Mayor Robert Smith speaks during a public budget hearing held at Brandon Central Services Thursday evening. Photo by: Mary Alice Truitt/Dispatch Staff
July 1, 2016 11:28:06 AM
The contents of this article have been modified since its original posting.
Tension occasionally punctuated a three-hour school board meeting that, at one point, featured Mayor Robert Smith saying he felt he was being treated like a "second class citizen."
The Columbus Municipal School District board of trustees hosted a public hearing Thursday evening to present the school district's proposed budget for Fiscal Year 2017. The board will meet again on July 8 to consider adopting the budget.
The meeting grew contentious at times during a question-and-answer session as city officials aimed pointed questions at the school district.
City officials complained about the meeting's procedure, which required any citizens with questions to submit them written on a piece of paper, rather than freely asking questions while at the microphone.
"I feel like a second class citizen the way I've been treated here today, along with the other citizens," Smith said.
At one point, Smith asked how much money CMSD has in its fund balance as of Thursday. CMSD Business Administrator Tammie Holmes, saying she did not want to give an incorrect number, said the district had between $4 million and $5 million.
Smith asked the board if Holmes didn't know how much money CMSD has in reserves, and Holmes fired back.
"The fund balance number changes every day based on bills we're paying, checks we're cutting, monies we're receiving--those all are captured as a part of the fund balance," she said.
"We're not inept," she later added. "We're not incompetent. We understand what a fund balance is. I want to make that clear, because when you're attacking the credibility of me being knowledgeable, I take that personally and it's inconsiderate."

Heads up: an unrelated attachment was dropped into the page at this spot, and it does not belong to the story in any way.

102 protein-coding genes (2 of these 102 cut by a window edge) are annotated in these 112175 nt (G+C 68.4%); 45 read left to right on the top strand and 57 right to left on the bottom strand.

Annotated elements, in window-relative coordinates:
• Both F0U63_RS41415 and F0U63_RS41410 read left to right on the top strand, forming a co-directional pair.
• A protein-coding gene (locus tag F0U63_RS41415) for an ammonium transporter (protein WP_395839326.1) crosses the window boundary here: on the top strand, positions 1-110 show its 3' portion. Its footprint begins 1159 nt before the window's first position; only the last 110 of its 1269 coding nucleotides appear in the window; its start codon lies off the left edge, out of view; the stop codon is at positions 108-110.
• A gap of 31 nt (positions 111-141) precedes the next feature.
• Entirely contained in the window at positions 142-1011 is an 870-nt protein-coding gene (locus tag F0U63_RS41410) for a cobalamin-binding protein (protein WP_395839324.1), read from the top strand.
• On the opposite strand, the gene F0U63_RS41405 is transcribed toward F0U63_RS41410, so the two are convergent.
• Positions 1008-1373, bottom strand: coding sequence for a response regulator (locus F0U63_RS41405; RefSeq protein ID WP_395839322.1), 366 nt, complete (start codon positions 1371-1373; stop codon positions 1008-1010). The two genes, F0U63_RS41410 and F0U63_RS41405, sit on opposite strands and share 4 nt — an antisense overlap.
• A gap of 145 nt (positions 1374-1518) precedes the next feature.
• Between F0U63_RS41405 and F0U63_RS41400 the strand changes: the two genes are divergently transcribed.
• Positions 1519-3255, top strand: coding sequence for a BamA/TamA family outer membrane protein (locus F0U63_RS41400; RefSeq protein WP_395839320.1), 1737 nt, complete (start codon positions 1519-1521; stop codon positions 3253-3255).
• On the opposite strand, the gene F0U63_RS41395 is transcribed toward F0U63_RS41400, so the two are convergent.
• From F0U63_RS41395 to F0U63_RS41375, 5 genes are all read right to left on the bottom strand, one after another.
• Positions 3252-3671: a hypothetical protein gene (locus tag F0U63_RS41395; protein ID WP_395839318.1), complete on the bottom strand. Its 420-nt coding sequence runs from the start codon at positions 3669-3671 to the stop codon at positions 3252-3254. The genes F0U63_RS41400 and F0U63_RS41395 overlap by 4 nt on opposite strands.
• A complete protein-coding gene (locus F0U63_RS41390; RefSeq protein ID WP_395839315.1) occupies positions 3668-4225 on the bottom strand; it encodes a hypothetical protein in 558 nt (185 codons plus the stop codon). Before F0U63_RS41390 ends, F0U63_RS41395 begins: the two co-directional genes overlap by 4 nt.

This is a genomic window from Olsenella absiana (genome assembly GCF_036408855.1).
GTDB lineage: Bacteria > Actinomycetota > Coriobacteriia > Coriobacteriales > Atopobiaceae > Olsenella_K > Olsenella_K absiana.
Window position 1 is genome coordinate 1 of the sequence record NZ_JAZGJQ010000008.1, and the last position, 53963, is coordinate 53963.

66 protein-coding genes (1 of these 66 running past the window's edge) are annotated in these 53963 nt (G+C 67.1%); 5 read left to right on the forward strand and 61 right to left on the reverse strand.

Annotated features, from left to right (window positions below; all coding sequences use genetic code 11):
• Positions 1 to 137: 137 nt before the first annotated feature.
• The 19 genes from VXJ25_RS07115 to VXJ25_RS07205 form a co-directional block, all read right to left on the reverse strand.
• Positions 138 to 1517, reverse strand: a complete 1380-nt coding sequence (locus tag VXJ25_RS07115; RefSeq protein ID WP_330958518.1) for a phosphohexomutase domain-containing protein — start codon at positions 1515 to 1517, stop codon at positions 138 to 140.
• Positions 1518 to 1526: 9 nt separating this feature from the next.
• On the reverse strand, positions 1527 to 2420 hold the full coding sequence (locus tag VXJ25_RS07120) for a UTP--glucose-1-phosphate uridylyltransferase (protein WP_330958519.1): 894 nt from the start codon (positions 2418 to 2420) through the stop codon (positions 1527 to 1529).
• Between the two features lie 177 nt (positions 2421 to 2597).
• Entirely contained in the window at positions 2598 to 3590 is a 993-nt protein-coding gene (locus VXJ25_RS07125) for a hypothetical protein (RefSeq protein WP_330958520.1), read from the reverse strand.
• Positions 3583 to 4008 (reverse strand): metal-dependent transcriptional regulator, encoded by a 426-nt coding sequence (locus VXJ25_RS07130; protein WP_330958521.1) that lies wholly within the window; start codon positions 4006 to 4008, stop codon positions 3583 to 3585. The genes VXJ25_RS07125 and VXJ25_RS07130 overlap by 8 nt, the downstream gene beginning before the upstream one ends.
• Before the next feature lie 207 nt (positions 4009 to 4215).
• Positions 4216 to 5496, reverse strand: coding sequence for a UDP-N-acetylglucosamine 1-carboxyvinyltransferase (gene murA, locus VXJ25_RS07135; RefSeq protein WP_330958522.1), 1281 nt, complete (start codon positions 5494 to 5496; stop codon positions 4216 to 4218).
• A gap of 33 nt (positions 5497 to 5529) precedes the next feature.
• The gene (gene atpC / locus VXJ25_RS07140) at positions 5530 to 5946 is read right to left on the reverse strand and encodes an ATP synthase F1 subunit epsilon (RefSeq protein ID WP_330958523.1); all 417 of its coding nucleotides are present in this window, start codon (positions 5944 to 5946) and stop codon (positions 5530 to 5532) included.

City Chief Administrative Officer David Armstrong questioned if CMSD has restructured the debt to lower interest and, in doing so, decrease the amount of money it has to pay on it.
Holmes said CMSD has restructured its debt in the past. She said the district is considering the option and has discussed it with its bond attorney.
CMSD Superintendent Philip Hickman said discussing available options was part of the reason district officials met with city administration last week to discuss budget projections. He then accused the city of "running with information" that hadn't been finalized when the mayor and council expressed concern about a potential 6.1 millage rate increase during the June 21 city council meeting. The 6.1 mill increase was lower than the district's original 7.35 mill increase for $1.4 million more local funds than last year.
At another point in the meeting, Hickman said the district has taken cost-saving measures such as closing 15 vacant positions. Twelve of those positions are for certified personnel, such as teachers. The cuts should save the district about $953,000 next year.
"Quite frankly, had we not come to meet with y'all and realized what you were doing, would you not have just presented that straight to your board?" Armstrong said. "Because we're talking about 7.35 mills."
Hickman said the district only meant to have a friendly conversation with city officials to discuss the process and early budget numbers. He blamed the city for causing a panic over a potential tax increase.
"We didn't put the numbers out to the public because we haven't proposed anything," Hickman said. "You did. You guys scared the public about raising taxes."
Armstrong wasn't fazed.
"We did," he said, "and it's a good thing we did."